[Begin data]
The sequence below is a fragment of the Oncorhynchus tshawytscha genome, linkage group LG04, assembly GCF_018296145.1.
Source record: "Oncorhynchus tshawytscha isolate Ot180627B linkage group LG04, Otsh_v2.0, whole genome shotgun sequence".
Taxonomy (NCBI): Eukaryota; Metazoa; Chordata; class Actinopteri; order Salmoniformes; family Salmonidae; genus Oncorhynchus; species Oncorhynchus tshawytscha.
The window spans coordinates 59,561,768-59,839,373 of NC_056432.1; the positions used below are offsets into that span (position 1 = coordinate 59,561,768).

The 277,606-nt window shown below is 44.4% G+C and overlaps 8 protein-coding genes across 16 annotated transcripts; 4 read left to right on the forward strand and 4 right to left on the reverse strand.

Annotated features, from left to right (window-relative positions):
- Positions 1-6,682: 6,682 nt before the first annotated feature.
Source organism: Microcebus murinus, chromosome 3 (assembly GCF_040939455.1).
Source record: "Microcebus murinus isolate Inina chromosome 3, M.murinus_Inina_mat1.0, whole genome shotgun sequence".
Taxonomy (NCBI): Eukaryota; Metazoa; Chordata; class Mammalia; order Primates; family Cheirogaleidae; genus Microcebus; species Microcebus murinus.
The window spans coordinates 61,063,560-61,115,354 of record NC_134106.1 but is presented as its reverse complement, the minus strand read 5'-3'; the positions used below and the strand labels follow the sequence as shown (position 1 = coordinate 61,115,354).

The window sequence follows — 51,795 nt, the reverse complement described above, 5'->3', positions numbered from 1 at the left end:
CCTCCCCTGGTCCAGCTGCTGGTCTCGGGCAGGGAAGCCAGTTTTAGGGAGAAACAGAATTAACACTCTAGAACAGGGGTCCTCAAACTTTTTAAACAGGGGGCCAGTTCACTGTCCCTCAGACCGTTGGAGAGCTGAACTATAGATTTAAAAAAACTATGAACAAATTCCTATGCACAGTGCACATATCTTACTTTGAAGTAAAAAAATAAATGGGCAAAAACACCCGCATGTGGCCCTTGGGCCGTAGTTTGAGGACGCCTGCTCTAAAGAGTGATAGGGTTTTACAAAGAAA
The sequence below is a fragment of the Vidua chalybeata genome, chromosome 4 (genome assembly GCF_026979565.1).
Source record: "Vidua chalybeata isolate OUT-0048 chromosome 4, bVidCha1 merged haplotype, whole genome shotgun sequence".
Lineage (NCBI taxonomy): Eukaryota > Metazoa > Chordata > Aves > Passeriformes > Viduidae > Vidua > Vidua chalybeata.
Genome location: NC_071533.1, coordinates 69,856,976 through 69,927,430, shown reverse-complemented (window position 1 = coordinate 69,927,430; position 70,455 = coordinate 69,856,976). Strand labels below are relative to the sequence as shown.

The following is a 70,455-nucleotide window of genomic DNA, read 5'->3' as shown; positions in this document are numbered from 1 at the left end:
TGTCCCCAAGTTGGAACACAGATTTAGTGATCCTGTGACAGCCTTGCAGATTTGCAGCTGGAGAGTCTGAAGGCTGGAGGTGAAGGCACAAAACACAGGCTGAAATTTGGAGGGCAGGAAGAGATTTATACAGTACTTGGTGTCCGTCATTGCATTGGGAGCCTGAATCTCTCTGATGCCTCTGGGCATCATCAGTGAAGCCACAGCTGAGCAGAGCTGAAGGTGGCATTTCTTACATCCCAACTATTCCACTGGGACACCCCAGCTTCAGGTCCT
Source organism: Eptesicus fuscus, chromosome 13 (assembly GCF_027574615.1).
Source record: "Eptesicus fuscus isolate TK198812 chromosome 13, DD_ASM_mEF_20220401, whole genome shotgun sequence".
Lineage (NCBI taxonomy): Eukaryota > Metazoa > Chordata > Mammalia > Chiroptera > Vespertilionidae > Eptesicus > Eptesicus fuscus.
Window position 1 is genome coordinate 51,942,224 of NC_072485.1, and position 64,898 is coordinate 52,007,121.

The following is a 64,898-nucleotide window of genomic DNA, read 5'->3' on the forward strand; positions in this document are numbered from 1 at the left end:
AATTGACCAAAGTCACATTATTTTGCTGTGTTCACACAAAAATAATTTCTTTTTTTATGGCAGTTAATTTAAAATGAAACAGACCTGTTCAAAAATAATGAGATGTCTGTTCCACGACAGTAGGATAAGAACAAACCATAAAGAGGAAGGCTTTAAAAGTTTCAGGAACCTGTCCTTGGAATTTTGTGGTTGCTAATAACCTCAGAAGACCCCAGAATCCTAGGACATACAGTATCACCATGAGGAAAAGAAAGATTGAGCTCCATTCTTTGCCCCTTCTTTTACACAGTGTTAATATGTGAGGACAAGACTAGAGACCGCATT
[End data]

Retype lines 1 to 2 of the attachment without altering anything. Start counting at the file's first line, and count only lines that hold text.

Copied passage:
The sequence below is a fragment of the Oncorhynchus tshawytscha genome, linkage group LG04, assembly GCF_018296145.1.
Source record: "Oncorhynchus tshawytscha isolate Ot180627B linkage group LG04, Otsh_v2.0, whole genome shotgun sequence".